Draft Worksheet-Internet Resource Guide

Name of reviewer:

Name of Guide author:

Paper draft workshop:

Bring two copies of your draft to class.


Use the following questions to structure your review. Take your time as you review; work slowly and carefully. Be sure to ask these very review questions of your own guide, as you draft your final version.



Review of the front matter:


  1. Evaluate the Table of Contents.   Is the content adequate to support readers?


  1. Describe how the front matter discusses what's in the guide (contents/scope).


  1. Describe how the front matter attends to its audience and to the purposes for which it will be used.


  1. What does the front matter assume that the user knows? Evaluate these assumptions.


  1. What does the front matter say about how the guide is organized for use?


  1. Does the front matter discuss tips for using the guide efficiently? Can you suggest additional tips?


  1. Evaluate the development of the front matter. Which areas might need development or revision?


  1. How does the author distinguish between the different sections of the front matter?


  1. What could be added to the front matter to make the guide and its uses clearer to the intended audience?



Review of the abstracts:

(You saw these questions in the previous review workshop; we'll use them here to evaluate the rest of the abstracts.)


  1. Evaluate the completeness of the abstracts. Are the draft abstracts complete? Do they include all identifying information (title, URL etc.)? Do they include this identifying information in a consistent way?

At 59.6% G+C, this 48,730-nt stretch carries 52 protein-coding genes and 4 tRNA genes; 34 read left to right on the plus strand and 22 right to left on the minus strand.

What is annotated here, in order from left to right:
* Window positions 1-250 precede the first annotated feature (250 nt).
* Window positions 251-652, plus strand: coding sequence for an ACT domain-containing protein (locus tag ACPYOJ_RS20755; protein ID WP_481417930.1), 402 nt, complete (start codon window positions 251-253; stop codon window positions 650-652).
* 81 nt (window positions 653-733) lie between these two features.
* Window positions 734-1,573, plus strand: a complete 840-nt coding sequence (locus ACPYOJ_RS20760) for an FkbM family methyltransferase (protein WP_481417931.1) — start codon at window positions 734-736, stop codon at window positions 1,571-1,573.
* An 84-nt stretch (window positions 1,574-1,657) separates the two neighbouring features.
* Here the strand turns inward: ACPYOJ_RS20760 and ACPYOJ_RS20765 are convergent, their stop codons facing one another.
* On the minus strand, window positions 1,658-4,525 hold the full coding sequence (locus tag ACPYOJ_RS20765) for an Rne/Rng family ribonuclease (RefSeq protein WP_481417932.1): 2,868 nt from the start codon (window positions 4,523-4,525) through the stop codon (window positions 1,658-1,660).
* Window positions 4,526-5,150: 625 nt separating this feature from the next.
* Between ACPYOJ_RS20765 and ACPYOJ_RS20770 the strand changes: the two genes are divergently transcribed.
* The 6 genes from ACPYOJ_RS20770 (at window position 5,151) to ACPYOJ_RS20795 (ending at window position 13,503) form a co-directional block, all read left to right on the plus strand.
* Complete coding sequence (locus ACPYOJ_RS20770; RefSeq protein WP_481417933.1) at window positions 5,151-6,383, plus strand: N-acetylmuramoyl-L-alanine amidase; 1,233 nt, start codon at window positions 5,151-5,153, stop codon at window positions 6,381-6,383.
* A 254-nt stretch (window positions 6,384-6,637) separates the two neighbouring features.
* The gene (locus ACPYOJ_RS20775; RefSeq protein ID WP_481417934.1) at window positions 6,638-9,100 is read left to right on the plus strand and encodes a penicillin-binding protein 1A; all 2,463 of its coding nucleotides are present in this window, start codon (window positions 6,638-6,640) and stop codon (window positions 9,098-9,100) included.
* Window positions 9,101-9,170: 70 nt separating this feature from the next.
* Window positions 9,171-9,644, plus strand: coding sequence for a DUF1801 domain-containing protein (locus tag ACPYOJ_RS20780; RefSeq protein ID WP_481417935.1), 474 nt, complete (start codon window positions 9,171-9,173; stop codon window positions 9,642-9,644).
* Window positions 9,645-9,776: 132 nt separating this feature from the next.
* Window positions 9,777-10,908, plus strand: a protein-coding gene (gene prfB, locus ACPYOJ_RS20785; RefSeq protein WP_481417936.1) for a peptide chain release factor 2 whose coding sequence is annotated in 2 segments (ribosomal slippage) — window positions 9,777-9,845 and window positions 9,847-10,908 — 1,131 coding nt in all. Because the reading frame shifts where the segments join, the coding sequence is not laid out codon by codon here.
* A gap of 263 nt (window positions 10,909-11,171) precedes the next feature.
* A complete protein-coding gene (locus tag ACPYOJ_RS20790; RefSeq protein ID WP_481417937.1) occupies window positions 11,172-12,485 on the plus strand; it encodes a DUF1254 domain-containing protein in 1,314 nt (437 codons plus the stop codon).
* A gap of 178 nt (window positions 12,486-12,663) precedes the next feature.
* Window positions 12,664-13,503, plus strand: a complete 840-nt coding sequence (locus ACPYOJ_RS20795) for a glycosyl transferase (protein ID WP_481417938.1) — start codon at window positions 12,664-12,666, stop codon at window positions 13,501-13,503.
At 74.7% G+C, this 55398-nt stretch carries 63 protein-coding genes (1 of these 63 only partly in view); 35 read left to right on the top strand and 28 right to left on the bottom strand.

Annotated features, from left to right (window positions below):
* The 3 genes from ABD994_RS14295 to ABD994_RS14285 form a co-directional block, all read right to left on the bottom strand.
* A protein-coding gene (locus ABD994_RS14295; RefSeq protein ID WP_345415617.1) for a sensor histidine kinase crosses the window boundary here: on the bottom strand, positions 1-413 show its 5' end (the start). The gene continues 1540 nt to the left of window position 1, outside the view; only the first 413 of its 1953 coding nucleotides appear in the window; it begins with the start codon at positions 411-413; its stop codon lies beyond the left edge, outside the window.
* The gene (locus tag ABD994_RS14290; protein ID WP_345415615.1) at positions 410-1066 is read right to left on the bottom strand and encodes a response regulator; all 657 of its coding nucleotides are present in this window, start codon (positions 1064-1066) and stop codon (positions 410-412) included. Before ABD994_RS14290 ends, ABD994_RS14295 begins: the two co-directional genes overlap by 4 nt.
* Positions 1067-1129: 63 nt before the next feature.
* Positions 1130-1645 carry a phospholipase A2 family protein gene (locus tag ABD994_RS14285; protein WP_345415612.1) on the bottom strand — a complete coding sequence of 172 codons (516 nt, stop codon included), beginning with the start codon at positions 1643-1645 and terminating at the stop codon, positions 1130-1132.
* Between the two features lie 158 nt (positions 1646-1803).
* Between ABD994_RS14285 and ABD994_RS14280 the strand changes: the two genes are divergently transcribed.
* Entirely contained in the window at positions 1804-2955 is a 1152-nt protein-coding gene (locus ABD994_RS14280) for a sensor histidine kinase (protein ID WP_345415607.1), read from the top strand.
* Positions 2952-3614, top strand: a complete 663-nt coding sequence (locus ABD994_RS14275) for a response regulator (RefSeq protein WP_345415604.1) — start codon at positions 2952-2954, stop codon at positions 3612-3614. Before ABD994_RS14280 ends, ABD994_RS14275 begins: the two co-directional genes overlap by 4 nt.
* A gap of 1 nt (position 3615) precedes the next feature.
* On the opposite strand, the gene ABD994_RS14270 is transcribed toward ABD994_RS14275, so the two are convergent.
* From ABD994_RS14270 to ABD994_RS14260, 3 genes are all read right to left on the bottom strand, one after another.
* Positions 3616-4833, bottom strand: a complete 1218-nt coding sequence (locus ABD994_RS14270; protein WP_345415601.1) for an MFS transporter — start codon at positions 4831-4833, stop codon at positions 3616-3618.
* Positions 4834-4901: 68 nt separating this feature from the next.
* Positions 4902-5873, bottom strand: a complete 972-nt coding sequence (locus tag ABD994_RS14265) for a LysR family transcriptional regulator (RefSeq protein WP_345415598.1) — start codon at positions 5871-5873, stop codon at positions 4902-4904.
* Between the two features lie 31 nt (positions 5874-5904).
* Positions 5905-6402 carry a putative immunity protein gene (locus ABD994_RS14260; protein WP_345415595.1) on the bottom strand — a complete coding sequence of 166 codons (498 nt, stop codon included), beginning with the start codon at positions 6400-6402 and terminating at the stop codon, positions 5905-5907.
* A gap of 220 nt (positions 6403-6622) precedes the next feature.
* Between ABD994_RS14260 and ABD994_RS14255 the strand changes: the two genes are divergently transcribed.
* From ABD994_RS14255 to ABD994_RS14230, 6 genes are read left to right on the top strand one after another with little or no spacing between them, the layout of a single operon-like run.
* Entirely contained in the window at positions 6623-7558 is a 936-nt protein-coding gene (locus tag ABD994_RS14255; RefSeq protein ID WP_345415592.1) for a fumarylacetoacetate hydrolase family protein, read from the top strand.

1. Describe the clarity of the content. Do the draft abstracts describe the resources so that readers will understand both their general function and their specific scope? (For example, your abstract on the index should tell both the purpose of the index and the range and dates of periodicals covered.)


  1. Return to the issue of completeness. Do the draft abstracts answer all four of the following questions sufficiently? Explain any weaknesses and discuss how your peer can improve the abstracts.


    1. What is this?
    2. What is in it (contents, scope)?
    3. How is that information relevant and useful for someone in my field?
    4. Are there any particular tips for using the resource efficiently?


  1. Consider the level of detail in the abstracts. Do the abstracts include a sufficient amount of detail? Can the writer expand the abstracts in any way? (Remember that detailed statements are better than general ones.)



Overall review (some relating to grading criteria):


  1. Are the entries current and significant?


  1. Describe how the guide is formatted and organized. Is it "usable"?


  1. Comment on the style of the writing. Do the abstracts give specific information in efficient sentences?


  1. Where should the guide offer additional explanatory material or instructions to help the designated audience conduct online research?


  1. How does the guide relate specifically to the needs of the audience?


  1. What has the author done well in the guide? What needs work?


  1. Provide at least three concrete suggestions for revision. Keep the evaluation/grading criteria in mind here.

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